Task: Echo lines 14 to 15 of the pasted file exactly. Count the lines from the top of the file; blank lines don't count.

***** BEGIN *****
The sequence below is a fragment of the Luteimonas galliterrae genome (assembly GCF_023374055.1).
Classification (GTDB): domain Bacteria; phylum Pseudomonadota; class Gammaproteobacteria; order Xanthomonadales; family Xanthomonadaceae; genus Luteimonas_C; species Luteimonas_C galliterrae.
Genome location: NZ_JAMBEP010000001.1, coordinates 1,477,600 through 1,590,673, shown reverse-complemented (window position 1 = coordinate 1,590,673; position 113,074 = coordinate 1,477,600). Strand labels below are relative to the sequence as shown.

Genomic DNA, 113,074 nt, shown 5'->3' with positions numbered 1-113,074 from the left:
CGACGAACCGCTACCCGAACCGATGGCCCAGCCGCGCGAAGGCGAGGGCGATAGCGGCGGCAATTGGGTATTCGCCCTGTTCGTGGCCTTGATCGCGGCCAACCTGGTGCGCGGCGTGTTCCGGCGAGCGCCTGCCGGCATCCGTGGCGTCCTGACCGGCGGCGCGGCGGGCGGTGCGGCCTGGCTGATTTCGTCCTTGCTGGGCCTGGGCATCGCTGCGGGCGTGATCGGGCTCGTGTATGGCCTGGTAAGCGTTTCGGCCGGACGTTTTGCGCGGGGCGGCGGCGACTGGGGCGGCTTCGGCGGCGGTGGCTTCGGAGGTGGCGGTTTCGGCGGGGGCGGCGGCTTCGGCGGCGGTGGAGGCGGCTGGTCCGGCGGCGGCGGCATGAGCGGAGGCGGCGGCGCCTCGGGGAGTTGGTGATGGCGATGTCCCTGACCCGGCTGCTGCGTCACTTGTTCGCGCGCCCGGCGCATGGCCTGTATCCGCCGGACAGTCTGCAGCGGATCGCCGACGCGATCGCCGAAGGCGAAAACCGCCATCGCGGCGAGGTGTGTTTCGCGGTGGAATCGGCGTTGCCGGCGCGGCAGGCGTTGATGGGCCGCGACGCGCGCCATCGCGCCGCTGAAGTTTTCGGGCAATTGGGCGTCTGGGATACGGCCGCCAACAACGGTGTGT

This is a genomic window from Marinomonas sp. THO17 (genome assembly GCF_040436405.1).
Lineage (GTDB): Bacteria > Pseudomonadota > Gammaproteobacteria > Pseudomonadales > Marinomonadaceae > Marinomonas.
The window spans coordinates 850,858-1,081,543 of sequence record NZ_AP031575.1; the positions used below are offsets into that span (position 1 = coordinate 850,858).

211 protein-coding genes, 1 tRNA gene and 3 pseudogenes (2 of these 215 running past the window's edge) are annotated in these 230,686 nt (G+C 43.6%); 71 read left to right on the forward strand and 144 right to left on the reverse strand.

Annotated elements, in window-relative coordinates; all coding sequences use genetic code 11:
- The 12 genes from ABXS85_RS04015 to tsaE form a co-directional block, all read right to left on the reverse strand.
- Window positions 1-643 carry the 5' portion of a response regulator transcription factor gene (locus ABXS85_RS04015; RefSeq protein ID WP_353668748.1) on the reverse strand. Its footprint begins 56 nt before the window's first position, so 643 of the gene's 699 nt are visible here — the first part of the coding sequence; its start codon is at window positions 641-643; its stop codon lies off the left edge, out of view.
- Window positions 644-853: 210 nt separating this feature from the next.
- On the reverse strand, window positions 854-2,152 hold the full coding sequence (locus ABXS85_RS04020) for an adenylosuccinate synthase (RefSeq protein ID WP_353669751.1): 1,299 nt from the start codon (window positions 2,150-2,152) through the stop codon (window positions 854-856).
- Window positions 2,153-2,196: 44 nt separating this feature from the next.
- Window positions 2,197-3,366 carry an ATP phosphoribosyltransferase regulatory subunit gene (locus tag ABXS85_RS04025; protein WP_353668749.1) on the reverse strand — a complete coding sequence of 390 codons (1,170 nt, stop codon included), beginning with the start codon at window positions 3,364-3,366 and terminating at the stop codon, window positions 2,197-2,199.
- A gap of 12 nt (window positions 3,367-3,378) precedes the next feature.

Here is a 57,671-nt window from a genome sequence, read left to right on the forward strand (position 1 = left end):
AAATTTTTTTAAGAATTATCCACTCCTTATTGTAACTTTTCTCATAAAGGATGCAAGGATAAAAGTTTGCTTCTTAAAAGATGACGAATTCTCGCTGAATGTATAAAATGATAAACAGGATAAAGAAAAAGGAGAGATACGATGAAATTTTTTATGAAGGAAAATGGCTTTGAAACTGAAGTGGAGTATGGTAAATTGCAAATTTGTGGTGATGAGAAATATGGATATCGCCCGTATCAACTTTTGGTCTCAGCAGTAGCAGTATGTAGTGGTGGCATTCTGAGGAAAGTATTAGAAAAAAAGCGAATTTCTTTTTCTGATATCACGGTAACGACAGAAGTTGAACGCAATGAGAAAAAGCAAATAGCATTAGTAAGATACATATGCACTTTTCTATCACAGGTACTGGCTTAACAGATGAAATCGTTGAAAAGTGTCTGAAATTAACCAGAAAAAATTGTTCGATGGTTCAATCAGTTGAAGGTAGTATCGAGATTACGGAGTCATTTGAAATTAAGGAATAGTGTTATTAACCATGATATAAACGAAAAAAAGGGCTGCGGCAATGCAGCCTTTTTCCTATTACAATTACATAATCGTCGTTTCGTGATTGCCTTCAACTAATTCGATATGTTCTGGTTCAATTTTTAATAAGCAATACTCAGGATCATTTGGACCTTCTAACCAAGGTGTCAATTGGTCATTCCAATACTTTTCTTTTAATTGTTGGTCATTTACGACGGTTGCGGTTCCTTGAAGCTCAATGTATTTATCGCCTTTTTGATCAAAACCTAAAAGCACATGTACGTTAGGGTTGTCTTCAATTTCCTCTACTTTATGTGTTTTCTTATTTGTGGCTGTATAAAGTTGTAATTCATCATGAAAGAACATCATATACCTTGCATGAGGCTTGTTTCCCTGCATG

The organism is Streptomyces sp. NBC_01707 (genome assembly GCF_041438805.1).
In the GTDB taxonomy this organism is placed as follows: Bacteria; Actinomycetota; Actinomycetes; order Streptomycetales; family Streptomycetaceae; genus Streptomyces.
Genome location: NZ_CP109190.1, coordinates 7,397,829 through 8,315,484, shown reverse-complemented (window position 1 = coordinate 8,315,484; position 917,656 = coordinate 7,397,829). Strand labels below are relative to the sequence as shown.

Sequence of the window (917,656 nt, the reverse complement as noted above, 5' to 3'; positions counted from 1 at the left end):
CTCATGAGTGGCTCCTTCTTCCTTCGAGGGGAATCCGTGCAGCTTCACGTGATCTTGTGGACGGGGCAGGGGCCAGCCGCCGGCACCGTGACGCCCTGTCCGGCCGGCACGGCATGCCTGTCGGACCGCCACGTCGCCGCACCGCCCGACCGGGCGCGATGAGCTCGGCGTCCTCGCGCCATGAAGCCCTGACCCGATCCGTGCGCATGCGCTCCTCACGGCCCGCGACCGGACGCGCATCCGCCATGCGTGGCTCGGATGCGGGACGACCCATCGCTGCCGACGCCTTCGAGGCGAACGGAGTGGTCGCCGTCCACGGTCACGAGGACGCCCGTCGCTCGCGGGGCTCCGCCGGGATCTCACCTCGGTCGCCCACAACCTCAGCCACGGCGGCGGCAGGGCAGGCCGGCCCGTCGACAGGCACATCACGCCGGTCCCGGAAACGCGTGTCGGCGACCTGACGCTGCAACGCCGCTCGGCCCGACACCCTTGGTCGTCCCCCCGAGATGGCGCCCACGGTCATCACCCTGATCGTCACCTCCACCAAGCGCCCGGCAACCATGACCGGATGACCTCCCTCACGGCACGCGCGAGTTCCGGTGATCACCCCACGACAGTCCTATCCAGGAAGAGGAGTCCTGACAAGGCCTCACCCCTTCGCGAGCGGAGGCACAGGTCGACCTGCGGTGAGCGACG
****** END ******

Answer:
- On the reverse strand, window positions 854-2,152 hold the full coding sequence (locus ABXS85_RS04020) for an adenylosuccinate synthase (RefSeq protein ID WP_353669751.1): 1,299 nt from the start codon (window positions 2,150-2,152) through the stop codon (window positions 854-856).
- Window positions 2,153-2,196: 44 nt separating this feature from the next.